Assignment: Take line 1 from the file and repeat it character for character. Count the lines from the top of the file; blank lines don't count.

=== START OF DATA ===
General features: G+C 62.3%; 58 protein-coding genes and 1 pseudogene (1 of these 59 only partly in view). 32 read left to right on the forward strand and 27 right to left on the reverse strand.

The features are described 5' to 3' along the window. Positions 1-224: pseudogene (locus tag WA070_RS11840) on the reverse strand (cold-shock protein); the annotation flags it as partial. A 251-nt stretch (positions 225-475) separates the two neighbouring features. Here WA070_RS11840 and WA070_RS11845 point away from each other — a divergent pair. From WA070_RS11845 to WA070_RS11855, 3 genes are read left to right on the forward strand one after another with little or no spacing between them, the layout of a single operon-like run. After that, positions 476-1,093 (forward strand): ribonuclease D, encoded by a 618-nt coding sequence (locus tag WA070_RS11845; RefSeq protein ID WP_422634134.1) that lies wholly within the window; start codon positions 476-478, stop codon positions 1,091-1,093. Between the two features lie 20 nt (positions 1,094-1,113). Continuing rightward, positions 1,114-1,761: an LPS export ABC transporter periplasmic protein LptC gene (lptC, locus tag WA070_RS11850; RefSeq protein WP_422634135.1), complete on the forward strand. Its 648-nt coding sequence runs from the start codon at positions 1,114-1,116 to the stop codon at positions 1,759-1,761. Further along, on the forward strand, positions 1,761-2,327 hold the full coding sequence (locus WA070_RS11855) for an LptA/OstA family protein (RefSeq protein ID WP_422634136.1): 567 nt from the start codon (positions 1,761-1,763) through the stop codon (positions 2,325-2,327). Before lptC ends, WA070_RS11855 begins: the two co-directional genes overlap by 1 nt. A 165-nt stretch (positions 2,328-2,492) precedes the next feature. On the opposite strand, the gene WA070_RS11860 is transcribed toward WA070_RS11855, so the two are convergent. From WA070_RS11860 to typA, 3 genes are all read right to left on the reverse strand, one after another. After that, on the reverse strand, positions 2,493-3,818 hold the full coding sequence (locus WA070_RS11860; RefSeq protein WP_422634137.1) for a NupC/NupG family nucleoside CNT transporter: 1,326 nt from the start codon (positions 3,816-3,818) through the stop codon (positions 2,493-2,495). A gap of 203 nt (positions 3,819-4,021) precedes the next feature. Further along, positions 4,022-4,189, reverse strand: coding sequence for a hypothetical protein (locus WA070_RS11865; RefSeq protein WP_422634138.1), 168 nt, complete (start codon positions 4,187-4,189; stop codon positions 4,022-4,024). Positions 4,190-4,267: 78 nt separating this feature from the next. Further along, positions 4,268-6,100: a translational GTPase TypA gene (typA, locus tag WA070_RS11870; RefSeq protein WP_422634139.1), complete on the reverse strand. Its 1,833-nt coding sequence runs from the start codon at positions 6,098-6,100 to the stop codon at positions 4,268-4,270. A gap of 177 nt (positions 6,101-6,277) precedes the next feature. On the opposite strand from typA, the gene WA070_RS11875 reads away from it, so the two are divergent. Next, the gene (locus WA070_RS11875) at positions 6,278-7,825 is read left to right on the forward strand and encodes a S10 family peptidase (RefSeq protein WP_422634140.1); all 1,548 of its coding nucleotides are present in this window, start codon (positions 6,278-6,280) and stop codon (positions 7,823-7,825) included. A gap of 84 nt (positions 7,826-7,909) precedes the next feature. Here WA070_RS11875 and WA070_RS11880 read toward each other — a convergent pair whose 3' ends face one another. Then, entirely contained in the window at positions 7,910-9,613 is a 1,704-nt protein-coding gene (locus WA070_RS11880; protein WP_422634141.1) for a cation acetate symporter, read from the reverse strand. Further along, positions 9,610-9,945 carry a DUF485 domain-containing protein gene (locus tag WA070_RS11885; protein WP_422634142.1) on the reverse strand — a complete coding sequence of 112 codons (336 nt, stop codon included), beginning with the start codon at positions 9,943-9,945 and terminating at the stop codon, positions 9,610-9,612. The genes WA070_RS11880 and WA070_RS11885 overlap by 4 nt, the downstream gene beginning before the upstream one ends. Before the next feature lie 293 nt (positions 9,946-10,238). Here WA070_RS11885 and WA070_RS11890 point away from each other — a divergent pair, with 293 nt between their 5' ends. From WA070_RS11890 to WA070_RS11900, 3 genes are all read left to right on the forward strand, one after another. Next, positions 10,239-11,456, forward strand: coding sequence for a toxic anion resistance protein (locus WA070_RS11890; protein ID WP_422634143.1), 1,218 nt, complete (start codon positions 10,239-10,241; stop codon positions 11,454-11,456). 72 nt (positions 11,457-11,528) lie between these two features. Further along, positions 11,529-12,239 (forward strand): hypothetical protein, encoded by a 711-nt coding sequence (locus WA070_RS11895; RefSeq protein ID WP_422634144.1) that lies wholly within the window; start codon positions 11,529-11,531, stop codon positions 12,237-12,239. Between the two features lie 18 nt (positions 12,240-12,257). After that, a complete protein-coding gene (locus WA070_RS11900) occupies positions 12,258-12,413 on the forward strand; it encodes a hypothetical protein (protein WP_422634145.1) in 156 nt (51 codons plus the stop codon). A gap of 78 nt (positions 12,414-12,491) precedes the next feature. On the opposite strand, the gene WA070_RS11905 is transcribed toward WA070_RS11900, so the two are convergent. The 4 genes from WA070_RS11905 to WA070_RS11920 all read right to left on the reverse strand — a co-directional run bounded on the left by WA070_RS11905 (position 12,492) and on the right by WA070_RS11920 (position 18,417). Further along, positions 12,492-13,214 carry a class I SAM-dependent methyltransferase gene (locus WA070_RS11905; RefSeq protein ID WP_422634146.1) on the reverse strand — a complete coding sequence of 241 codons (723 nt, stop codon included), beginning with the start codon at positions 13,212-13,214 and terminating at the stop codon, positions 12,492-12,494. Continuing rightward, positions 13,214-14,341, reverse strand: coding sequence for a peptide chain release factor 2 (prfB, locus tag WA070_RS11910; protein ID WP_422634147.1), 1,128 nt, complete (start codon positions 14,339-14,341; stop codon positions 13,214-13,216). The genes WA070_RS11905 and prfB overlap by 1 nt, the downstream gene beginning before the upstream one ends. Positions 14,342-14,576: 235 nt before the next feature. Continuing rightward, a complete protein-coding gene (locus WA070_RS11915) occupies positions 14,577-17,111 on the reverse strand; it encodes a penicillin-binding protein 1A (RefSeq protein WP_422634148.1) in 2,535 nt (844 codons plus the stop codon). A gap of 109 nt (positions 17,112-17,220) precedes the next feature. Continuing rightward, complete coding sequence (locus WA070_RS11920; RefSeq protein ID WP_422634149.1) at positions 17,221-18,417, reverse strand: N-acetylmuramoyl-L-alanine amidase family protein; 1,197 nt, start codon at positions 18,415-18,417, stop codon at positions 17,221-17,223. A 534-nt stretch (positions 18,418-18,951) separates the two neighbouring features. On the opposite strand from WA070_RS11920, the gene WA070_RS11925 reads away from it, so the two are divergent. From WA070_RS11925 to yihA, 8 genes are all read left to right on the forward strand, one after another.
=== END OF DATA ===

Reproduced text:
General features: G+C 62.3%; 58 protein-coding genes and 1 pseudogene (1 of these 59 only partly in view). 32 read left to right on the forward strand and 27 right to left on the reverse strand.